SAILING ships have, for centuries, facilitated trade and allowed explorers to conquer new continents. With the drive to minimise GHG emissions from ships there is renewed interest in the development of sail-assisted and sail-only ships.

There has been much discussion about decarbonising shipping, especially now that the industry and the International Maritime Organization seem to have accepted 2050 as the deadline for reaching zero emissions. Previously the IMO had set 2050 as a target for a 50% reduction in GHG emissions only.

In the past, sails have been retrofitted to bulk carriers and tankers, but Hapag-Lloyd recently showed a concept for a new wind-assisted containership. But will this fly?

In principle, sail-assisted ships are a good idea and will assist in a small reduction of GHG emissions. However, there are several challenges that need to be addressed.


Sail-assisted or even sail-only ships, with an additional power plant, like the custom-built Canopee, are proposed or already in service. The Canopee carries rocket parts from Europe to French Guiana and has four 30-metre-high sails.

Japanese shipping company K-Line has such faith in sail-assisted shipping that it has purchased the company Airseas of France, which is developing the kite sail technology. K-Line has been working with Airseas since 2019 and had previously placed orders for demonstration units as part of a possible deal to install the kite-sized sails on the bow of its bulk carriers to provide wind-assisted propulsion.

One major problem with sail-assisted and sail-only ships is that they rely heavily on suitable weather patterns. For example, the sailing ships owned by Dutch company Fairtransport sail mainly between Europe and North and Central America and rely heavily on the prevailing trade winds. Furthermore, just-in-time supply chains might have to allow for more flexibility as ships’ expected time of arrival could vary widely depending on weather conditions encountered at sea.

Another challenge is how to manage the sails when these types of ships are in port. The Hapag-Lloyd 4500 TEU container ship concept shows the sails clear of the containers on deck, obviously to maximise the wind effect. However, when in port, ship-to-shore cranes, used to discharge and load the containers, might damage these structures even when folded away.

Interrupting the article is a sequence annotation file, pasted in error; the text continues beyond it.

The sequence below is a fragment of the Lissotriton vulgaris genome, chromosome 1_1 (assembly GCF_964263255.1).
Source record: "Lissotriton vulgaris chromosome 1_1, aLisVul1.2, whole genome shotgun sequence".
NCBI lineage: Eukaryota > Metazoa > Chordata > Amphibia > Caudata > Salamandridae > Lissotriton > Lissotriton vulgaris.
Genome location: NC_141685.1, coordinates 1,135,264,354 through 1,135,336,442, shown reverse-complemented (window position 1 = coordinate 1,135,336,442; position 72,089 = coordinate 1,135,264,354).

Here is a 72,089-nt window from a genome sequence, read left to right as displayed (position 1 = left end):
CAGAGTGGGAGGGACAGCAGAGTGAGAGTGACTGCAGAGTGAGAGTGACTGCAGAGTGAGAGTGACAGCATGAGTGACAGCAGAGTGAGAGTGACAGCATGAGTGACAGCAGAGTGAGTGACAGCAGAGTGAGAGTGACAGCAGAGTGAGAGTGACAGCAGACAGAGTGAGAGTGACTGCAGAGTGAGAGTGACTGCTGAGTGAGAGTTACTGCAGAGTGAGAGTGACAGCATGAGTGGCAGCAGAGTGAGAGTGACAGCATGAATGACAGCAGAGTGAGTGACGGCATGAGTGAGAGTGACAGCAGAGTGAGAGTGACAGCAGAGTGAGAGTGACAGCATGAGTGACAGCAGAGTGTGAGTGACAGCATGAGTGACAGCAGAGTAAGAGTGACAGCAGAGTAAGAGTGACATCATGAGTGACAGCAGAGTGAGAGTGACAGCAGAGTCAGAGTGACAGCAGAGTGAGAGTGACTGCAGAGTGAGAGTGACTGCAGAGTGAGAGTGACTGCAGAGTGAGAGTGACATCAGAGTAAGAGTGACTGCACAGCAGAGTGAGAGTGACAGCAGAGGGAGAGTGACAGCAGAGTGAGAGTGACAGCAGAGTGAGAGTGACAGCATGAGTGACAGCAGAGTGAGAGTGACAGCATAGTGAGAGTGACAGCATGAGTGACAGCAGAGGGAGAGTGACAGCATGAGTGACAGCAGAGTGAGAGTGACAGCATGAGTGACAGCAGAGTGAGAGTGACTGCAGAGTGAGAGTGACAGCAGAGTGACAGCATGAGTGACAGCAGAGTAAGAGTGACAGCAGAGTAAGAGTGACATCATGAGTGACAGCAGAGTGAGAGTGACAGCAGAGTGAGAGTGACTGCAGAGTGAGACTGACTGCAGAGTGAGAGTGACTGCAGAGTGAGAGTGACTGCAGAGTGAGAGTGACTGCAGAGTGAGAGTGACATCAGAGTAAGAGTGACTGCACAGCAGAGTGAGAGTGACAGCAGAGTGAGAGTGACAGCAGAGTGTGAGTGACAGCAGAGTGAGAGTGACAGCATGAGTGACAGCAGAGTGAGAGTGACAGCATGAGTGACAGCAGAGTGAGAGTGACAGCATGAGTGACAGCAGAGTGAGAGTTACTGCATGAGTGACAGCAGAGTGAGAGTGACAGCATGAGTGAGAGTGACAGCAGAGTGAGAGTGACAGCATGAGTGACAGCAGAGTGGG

To a lesser extent, but still prone to damage, are the large sails and the large wind-powered vertical rotors that we sometimes see installed on bulk carriers and tankers to assist with their conventional propulsion.

Having sails on a large ship could also cause confusion when applying the International Regulations for Preventing Collisions at Sea which states that a power-driven vessel shall keep out of the way of a sailing vessel when under sail. A sailing vessel using its motor is considered to be a power-driven vessel even though sails may be hoisted. In this situation the vessel should exhibit a conical shape forward where it can be best seen indicating that it is “motor sailing”. Normal rules of engagement between power-driven vessels apply in this case.

The China State Shipbuilding Corporation recently developed the concept of a large 24,000 TEU containership powered by a nuclear power source known as Molten Salt Reactors, which generate steam for its turbines. Currently, about 160 ships are powered by nuclear reactors, mostly naval ships and submarines.

Nuclear ships can go years without refuelling, have zero emissions and need only little space for bunkers, which allows more space for cargo. However, nuclear-powered ships might present their own problems such as not being allowed to berth at certain ports. People might not worry about the occasional nuclear-powered warship being berthed in their port but having 20, 30 or more commercial ships, some flying dubious flags of convenience, simultaneously berthed in their port might be a bridge too far.

To reach zero emissions from shipping by 2050, my money would be on ships powered by zero emissions fuels such as methanol (Maersk has just launched its first 16,000 TEU methanol powered container ship), ammonia and hydrogen as well as battery powered ships for shorter distances. Sail-assisted and sail-only ships will only contribute a very small amount to reducing GHG emissions and might not be suitable for today’s just-in- time supply chains.

This article appeared in the March 2024 edition of DCN Magazine